The first institutes of technology could be set up in time for the next academic year, according to the Collab Group of colleges.
The group, which is made up of 35 large colleges across the UK, this morning published its views on the IoTs, covering both the rationale behind them and how they could be implemented. This comes after the government earlier this month announced £170 million for new, “prestigious” IoTs, which will deliver education in science, technology, engineering and mathematics (STEM) subjects.
Speaking exclusively to TES, Collab Group chief executive Ian Pretty said the largest college groups in the UK were ideally placed to have institutes housed within them: “Why would you create some brand new institution when you could leverage what we have already got?”
This chimed with the government’s industrial strategy, added Mr Pretty. Collab had been in discussion with government officials since IoTs were first announced in 2015, he said, and it was now time to deliver on these plans.
'The capability to make this work'
“Our colleges are seeing themselves as the ones who can stand this up and move it forward. They are the ones who have the capability to make this work,” said Mr Pretty, adding that by using the existing structures in some colleges, the first IoTs could be “up and running” by the beginning of the next academic year. The dedicated STEM centres at Middlesbrough College and another being developed at City College Plymouth could be converted, he added.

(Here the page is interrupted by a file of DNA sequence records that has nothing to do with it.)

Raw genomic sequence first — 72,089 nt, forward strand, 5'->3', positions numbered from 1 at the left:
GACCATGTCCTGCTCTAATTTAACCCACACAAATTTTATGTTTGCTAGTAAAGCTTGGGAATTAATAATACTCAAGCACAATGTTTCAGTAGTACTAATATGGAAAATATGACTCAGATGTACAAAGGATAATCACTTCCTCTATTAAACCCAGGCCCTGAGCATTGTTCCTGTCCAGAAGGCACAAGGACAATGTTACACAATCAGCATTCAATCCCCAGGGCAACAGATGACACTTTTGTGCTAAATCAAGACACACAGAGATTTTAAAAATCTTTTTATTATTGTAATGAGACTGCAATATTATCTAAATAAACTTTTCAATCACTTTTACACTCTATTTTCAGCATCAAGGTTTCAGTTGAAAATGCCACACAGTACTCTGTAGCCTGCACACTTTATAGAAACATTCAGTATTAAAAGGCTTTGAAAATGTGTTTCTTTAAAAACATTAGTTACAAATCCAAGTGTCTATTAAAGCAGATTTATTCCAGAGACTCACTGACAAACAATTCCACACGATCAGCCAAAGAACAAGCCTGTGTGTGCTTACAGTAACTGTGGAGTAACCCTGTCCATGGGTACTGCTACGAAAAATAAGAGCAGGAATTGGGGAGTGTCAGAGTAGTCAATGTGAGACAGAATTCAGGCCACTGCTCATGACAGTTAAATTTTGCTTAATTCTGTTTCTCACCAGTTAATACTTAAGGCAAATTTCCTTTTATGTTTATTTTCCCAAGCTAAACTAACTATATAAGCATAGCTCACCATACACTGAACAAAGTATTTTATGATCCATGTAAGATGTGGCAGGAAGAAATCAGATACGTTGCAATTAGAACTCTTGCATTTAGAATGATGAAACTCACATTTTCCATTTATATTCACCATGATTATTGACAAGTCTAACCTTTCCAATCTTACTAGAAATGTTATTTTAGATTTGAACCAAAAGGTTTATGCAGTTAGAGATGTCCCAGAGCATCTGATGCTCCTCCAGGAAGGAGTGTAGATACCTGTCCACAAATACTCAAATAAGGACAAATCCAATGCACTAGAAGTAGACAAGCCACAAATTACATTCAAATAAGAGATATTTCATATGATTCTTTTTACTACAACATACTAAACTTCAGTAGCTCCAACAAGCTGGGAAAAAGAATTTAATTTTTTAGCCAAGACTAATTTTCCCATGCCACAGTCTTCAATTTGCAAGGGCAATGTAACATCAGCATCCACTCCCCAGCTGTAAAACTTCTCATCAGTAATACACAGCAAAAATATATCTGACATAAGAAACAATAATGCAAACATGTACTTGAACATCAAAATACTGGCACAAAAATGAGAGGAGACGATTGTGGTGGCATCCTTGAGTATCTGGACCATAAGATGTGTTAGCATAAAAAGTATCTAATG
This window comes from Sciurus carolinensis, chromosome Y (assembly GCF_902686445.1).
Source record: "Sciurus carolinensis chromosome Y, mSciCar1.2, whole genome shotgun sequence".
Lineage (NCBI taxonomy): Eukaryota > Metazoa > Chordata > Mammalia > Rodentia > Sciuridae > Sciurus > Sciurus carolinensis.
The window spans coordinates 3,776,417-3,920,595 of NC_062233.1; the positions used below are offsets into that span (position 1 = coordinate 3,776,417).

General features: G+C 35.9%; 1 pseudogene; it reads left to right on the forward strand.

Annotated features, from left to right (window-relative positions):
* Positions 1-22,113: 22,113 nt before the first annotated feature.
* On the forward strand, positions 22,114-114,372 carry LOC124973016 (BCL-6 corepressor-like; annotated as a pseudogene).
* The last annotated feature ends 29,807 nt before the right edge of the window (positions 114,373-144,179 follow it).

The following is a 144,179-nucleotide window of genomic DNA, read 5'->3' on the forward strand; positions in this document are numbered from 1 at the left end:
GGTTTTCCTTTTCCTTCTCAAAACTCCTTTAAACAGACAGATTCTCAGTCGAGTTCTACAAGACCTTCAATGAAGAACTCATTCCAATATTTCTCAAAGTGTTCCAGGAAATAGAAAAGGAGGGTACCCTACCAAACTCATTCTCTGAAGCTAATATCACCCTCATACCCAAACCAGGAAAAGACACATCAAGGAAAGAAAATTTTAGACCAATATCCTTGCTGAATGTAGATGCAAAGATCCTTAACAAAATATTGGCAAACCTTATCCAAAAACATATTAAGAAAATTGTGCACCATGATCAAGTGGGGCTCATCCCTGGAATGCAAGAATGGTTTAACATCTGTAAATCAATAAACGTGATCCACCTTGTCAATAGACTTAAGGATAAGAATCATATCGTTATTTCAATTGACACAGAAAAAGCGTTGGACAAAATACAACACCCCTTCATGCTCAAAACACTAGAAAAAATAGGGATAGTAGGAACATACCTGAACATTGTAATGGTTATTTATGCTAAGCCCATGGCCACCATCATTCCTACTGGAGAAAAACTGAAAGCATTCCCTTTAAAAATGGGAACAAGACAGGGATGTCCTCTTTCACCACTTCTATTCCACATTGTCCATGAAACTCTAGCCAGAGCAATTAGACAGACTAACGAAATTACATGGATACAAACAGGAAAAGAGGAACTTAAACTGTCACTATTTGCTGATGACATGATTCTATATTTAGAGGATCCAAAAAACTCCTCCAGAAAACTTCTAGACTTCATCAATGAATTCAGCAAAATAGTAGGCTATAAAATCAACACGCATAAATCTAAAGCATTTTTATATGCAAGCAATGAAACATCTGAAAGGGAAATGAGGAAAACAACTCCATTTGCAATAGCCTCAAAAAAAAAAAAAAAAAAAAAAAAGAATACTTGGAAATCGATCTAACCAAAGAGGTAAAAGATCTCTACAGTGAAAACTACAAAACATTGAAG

The Collab Group’s document argues that the most effective way to deliver skills-based pathways was through “the development of community based institutes of technology, centred around re-thinking the general further education college model and harnessing the opportunity of the changes now underway in the sector”. A hub-and-spoke model with a large college group at its centre would need “minimal central government supervision and oversight to get it off the ground”, states the document. “In our view, IoTs need to be driven by local politicians and local employers, not by Whitehall. Government needs to give the green light and let local areas press ahead in developing their plans."
To "get the ball rolling", government could allow five or six combined authorities to move forward with designing and implementing plans within their local areas, the Collab Group suggests. "The extensive powers afforded to metropolitan regions such as Birmingham, Sheffield, Tees Valley and Manchester, or to rural areas such as Cornwall, would make them prime candidates to move forward with developing local plans and strategies for the creation of an IoT. We believe that a small group of larger colleges in these regions, collaborating with a small number of universities and two or three large employers, could pilot and set up a small number self-sustaining institutions.”